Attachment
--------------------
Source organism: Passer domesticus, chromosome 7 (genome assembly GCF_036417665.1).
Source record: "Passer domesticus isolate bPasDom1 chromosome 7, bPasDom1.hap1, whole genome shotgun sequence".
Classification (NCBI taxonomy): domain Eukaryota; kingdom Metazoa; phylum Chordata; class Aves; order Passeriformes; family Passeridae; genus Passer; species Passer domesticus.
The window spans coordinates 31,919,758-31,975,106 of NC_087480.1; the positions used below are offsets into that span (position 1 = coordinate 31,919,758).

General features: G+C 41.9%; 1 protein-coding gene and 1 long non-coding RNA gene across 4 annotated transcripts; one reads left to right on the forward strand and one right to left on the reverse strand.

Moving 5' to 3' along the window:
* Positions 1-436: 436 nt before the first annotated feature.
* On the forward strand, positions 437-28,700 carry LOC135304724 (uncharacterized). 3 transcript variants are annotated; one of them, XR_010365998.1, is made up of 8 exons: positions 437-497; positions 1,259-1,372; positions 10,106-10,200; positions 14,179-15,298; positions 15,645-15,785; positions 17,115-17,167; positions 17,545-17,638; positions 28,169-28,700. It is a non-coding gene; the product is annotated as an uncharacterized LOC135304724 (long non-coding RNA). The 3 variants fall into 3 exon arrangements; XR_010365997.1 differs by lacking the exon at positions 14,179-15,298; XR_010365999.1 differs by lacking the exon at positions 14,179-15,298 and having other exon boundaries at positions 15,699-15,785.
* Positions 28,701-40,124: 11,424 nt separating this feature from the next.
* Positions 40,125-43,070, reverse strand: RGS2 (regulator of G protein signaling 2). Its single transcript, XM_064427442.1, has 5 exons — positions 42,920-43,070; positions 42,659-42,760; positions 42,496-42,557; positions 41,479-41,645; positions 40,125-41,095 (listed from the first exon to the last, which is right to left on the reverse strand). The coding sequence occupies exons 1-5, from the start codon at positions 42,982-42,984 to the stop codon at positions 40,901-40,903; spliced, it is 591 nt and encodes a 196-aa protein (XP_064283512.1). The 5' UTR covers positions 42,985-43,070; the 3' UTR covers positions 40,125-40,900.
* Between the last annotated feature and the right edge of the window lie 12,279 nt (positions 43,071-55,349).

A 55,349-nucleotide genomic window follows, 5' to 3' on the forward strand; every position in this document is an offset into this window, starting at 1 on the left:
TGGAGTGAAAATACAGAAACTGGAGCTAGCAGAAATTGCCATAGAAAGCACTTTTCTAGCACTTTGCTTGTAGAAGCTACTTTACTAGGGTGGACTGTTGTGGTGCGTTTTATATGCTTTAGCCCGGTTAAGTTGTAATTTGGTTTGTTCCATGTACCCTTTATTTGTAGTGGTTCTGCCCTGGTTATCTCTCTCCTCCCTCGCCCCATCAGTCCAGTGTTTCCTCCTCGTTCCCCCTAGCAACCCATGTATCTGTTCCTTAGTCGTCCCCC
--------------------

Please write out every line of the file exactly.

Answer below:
Source organism: Passer domesticus, chromosome 7 (genome assembly GCF_036417665.1).
Source record: "Passer domesticus isolate bPasDom1 chromosome 7, bPasDom1.hap1, whole genome shotgun sequence".
Classification (NCBI taxonomy): domain Eukaryota; kingdom Metazoa; phylum Chordata; class Aves; order Passeriformes; family Passeridae; genus Passer; species Passer domesticus.
The window spans coordinates 31,919,758-31,975,106 of NC_087480.1; the positions used below are offsets into that span (position 1 = coordinate 31,919,758).

General features: G+C 41.9%; 1 protein-coding gene and 1 long non-coding RNA gene across 4 annotated transcripts; one reads left to right on the forward strand and one right to left on the reverse strand.

Moving 5' to 3' along the window:
* Positions 1-436: 436 nt before the first annotated feature.
* On the forward strand, positions 437-28,700 carry LOC135304724 (uncharacterized). 3 transcript variants are annotated; one of them, XR_010365998.1, is made up of 8 exons: positions 437-497; positions 1,259-1,372; positions 10,106-10,200; positions 14,179-15,298; positions 15,645-15,785; positions 17,115-17,167; positions 17,545-17,638; positions 28,169-28,700. It is a non-coding gene; the product is annotated as an uncharacterized LOC135304724 (long non-coding RNA). The 3 variants fall into 3 exon arrangements; XR_010365997.1 differs by lacking the exon at positions 14,179-15,298; XR_010365999.1 differs by lacking the exon at positions 14,179-15,298 and having other exon boundaries at positions 15,699-15,785.
* Positions 28,701-40,124: 11,424 nt separating this feature from the next.
* Positions 40,125-43,070, reverse strand: RGS2 (regulator of G protein signaling 2). Its single transcript, XM_064427442.1, has 5 exons — positions 42,920-43,070; positions 42,659-42,760; positions 42,496-42,557; positions 41,479-41,645; positions 40,125-41,095 (listed from the first exon to the last, which is right to left on the reverse strand). The coding sequence occupies exons 1-5, from the start codon at positions 42,982-42,984 to the stop codon at positions 40,901-40,903; spliced, it is 591 nt and encodes a 196-aa protein (XP_064283512.1). The 5' UTR covers positions 42,985-43,070; the 3' UTR covers positions 40,125-40,900.
* Between the last annotated feature and the right edge of the window lie 12,279 nt (positions 43,071-55,349).

A 55,349-nucleotide genomic window follows, 5' to 3' on the forward strand; every position in this document is an offset into this window, starting at 1 on the left:
TGGAGTGAAAATACAGAAACTGGAGCTAGCAGAAATTGCCATAGAAAGCACTTTTCTAGCACTTTGCTTGTAGAAGCTACTTTACTAGGGTGGACTGTTGTGGTGCGTTTTATATGCTTTAGCCCGGTTAAGTTGTAATTTGGTTTGTTCCATGTACCCTTTATTTGTAGTGGTTCTGCCCTGGTTATCTCTCTCCTCCCTCGCCCCATCAGTCCAGTGTTTCCTCCTCGTTCCCCCTAGCAACCCATGTATCTGTTCCTTAGTCGTCCCCC